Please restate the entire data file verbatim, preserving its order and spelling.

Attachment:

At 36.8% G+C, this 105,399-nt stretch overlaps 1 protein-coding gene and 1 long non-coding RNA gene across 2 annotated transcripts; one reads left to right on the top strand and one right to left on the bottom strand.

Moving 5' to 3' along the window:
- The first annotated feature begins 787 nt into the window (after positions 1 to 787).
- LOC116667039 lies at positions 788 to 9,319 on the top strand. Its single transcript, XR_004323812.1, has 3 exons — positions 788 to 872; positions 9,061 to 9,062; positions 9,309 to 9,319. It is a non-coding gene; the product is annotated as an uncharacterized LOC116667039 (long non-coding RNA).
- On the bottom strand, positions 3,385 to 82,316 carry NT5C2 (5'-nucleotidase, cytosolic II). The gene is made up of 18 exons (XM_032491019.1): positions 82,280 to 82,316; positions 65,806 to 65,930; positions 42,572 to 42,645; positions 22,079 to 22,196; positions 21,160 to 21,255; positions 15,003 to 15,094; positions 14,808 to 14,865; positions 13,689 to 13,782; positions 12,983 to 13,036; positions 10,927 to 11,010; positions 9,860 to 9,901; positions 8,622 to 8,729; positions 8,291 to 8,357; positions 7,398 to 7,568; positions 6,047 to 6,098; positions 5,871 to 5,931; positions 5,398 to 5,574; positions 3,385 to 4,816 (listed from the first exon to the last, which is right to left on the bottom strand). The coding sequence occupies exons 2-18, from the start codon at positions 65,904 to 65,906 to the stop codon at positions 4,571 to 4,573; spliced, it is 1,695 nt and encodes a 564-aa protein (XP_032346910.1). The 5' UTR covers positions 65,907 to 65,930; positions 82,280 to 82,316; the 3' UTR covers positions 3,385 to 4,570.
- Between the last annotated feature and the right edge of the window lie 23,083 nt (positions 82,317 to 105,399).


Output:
At 36.8% G+C, this 105,399-nt stretch overlaps 1 protein-coding gene and 1 long non-coding RNA gene across 2 annotated transcripts; one reads left to right on the top strand and one right to left on the bottom strand.

Moving 5' to 3' along the window:
- The first annotated feature begins 787 nt into the window (after positions 1 to 787).
- LOC116667039 lies at positions 788 to 9,319 on the top strand. Its single transcript, XR_004323812.1, has 3 exons — positions 788 to 872; positions 9,061 to 9,062; positions 9,309 to 9,319. It is a non-coding gene; the product is annotated as an uncharacterized LOC116667039 (long non-coding RNA).
- On the bottom strand, positions 3,385 to 82,316 carry NT5C2 (5'-nucleotidase, cytosolic II). The gene is made up of 18 exons (XM_032491019.1): positions 82,280 to 82,316; positions 65,806 to 65,930; positions 42,572 to 42,645; positions 22,079 to 22,196; positions 21,160 to 21,255; positions 15,003 to 15,094; positions 14,808 to 14,865; positions 13,689 to 13,782; positions 12,983 to 13,036; positions 10,927 to 11,010; positions 9,860 to 9,901; positions 8,622 to 8,729; positions 8,291 to 8,357; positions 7,398 to 7,568; positions 6,047 to 6,098; positions 5,871 to 5,931; positions 5,398 to 5,574; positions 3,385 to 4,816 (listed from the first exon to the last, which is right to left on the bottom strand). The coding sequence occupies exons 2-18, from the start codon at positions 65,904 to 65,906 to the stop codon at positions 4,571 to 4,573; spliced, it is 1,695 nt and encodes a 564-aa protein (XP_032346910.1). The 5' UTR covers positions 65,907 to 65,930; positions 82,280 to 82,316; the 3' UTR covers positions 3,385 to 4,570.
- Between the last annotated feature and the right edge of the window lie 23,083 nt (positions 82,317 to 105,399).